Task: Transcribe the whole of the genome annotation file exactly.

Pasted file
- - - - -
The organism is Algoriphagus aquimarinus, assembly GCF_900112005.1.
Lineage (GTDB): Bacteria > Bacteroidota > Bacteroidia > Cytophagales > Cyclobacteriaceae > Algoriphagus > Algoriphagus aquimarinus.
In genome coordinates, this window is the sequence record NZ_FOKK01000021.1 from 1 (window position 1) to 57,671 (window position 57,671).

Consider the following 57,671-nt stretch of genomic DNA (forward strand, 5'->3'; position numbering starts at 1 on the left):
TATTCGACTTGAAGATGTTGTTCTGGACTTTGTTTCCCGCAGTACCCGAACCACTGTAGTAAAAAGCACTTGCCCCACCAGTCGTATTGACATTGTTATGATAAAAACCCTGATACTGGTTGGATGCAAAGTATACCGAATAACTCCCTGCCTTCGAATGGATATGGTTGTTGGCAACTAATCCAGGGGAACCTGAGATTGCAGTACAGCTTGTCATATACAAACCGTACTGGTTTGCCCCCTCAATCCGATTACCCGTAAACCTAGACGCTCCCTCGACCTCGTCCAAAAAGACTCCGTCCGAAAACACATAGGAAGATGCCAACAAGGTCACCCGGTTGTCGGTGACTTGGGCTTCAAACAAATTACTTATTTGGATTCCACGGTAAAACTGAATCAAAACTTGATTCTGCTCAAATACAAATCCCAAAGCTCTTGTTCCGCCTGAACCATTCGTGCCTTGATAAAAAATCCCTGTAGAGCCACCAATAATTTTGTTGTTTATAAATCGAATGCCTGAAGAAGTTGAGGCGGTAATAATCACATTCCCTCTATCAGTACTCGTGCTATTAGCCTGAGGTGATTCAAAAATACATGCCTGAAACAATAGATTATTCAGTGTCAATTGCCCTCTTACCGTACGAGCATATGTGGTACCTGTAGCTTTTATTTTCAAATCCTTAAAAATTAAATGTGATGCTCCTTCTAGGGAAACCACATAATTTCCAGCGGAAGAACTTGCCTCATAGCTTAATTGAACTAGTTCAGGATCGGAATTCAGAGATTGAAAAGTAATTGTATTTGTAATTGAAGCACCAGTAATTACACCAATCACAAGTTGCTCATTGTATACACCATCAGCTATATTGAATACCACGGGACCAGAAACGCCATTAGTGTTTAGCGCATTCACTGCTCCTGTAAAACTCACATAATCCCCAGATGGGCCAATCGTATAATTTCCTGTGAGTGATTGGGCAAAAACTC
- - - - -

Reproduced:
The organism is Algoriphagus aquimarinus, assembly GCF_900112005.1.
Lineage (GTDB): Bacteria > Bacteroidota > Bacteroidia > Cytophagales > Cyclobacteriaceae > Algoriphagus > Algoriphagus aquimarinus.
In genome coordinates, this window is the sequence record NZ_FOKK01000021.1 from 1 (window position 1) to 57,671 (window position 57,671).

Consider the following 57,671-nt stretch of genomic DNA (forward strand, 5'->3'; position numbering starts at 1 on the left):
TATTCGACTTGAAGATGTTGTTCTGGACTTTGTTTCCCGCAGTACCCGAACCACTGTAGTAAAAAGCACTTGCCCCACCAGTCGTATTGACATTGTTATGATAAAAACCCTGATACTGGTTGGATGCAAAGTATACCGAATAACTCCCTGCCTTCGAATGGATATGGTTGTTGGCAACTAATCCAGGGGAACCTGAGATTGCAGTACAGCTTGTCATATACAAACCGTACTGGTTTGCCCCCTCAATCCGATTACCCGTAAACCTAGACGCTCCCTCGACCTCGTCCAAAAAGACTCCGTCCGAAAACACATAGGAAGATGCCAACAAGGTCACCCGGTTGTCGGTGACTTGGGCTTCAAACAAATTACTTATTTGGATTCCACGGTAAAACTGAATCAAAACTTGATTCTGCTCAAATACAAATCCCAAAGCTCTTGTTCCGCCTGAACCATTCGTGCCTTGATAAAAAATCCCTGTAGAGCCACCAATAATTTTGTTGTTTATAAATCGAATGCCTGAAGAAGTTGAGGCGGTAATAATCACATTCCCTCTATCAGTACTCGTGCTATTAGCCTGAGGTGATTCAAAAATACATGCCTGAAACAATAGATTATTCAGTGTCAATTGCCCTCTTACCGTACGAGCATATGTGGTACCTGTAGCTTTTATTTTCAAATCCTTAAAAATTAAATGTGATGCTCCTTCTAGGGAAACCACATAATTTCCAGCGGAAGAACTTGCCTCATAGCTTAATTGAACTAGTTCAGGATCGGAATTCAGAGATTGAAAAGTAATTGTATTTGTAATTGAAGCACCAGTAATTACACCAATCACAAGTTGCTCATTGTATACACCATCAGCTATATTGAATACCACGGGACCAGAAACGCCATTAGTGTTTAGCGCATTCACTGCTCCTGTAAAACTCACATAATCCCCAGATGGGCCAATCGTATAATTTCCTGTGAGTGATTGGGCAAAAACTC